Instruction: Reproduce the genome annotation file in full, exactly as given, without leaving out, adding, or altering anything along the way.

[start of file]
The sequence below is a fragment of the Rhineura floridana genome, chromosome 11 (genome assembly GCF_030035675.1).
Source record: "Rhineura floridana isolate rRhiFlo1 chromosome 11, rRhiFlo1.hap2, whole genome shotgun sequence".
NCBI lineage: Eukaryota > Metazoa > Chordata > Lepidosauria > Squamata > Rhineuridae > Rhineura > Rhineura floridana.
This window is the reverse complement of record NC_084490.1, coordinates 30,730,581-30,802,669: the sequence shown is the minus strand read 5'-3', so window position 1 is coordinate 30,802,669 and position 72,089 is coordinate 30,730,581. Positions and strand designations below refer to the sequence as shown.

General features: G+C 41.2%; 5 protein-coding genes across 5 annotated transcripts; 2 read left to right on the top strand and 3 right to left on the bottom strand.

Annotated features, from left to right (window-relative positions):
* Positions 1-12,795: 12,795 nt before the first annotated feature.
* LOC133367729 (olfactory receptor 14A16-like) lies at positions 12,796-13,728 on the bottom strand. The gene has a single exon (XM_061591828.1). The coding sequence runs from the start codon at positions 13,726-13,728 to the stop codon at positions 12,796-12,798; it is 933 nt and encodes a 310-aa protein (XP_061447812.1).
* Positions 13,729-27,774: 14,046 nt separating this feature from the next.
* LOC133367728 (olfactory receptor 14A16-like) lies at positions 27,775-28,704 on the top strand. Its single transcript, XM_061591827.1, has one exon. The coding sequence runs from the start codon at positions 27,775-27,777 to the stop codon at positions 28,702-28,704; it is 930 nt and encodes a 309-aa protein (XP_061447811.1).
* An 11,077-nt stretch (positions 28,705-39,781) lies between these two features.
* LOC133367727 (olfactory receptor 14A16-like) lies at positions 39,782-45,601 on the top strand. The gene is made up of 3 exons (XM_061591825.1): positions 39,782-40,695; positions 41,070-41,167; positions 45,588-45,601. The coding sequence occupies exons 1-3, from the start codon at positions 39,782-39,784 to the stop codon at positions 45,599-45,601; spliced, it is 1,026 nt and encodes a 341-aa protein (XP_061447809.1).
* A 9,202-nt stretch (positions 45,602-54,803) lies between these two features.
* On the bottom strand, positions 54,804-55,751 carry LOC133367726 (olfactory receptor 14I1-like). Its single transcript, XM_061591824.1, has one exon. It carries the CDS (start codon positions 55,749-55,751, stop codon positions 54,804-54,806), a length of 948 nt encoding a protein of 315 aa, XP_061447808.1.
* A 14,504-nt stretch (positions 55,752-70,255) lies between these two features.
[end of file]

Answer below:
The sequence below is a fragment of the Rhineura floridana genome, chromosome 11 (genome assembly GCF_030035675.1).
Source record: "Rhineura floridana isolate rRhiFlo1 chromosome 11, rRhiFlo1.hap2, whole genome shotgun sequence".
NCBI lineage: Eukaryota > Metazoa > Chordata > Lepidosauria > Squamata > Rhineuridae > Rhineura > Rhineura floridana.
This window is the reverse complement of record NC_084490.1, coordinates 30,730,581-30,802,669: the sequence shown is the minus strand read 5'-3', so window position 1 is coordinate 30,802,669 and position 72,089 is coordinate 30,730,581. Positions and strand designations below refer to the sequence as shown.

General features: G+C 41.2%; 5 protein-coding genes across 5 annotated transcripts; 2 read left to right on the top strand and 3 right to left on the bottom strand.

Annotated features, from left to right (window-relative positions):
* Positions 1-12,795: 12,795 nt before the first annotated feature.
* LOC133367729 (olfactory receptor 14A16-like) lies at positions 12,796-13,728 on the bottom strand. The gene has a single exon (XM_061591828.1). The coding sequence runs from the start codon at positions 13,726-13,728 to the stop codon at positions 12,796-12,798; it is 933 nt and encodes a 310-aa protein (XP_061447812.1).
* Positions 13,729-27,774: 14,046 nt separating this feature from the next.
* LOC133367728 (olfactory receptor 14A16-like) lies at positions 27,775-28,704 on the top strand. Its single transcript, XM_061591827.1, has one exon. The coding sequence runs from the start codon at positions 27,775-27,777 to the stop codon at positions 28,702-28,704; it is 930 nt and encodes a 309-aa protein (XP_061447811.1).
* An 11,077-nt stretch (positions 28,705-39,781) lies between these two features.
* LOC133367727 (olfactory receptor 14A16-like) lies at positions 39,782-45,601 on the top strand. The gene is made up of 3 exons (XM_061591825.1): positions 39,782-40,695; positions 41,070-41,167; positions 45,588-45,601. The coding sequence occupies exons 1-3, from the start codon at positions 39,782-39,784 to the stop codon at positions 45,599-45,601; spliced, it is 1,026 nt and encodes a 341-aa protein (XP_061447809.1).
* A 9,202-nt stretch (positions 45,602-54,803) lies between these two features.
* On the bottom strand, positions 54,804-55,751 carry LOC133367726 (olfactory receptor 14I1-like). Its single transcript, XM_061591824.1, has one exon. It carries the CDS (start codon positions 55,749-55,751, stop codon positions 54,804-54,806), a length of 948 nt encoding a protein of 315 aa, XP_061447808.1.
* A 14,504-nt stretch (positions 55,752-70,255) lies between these two features.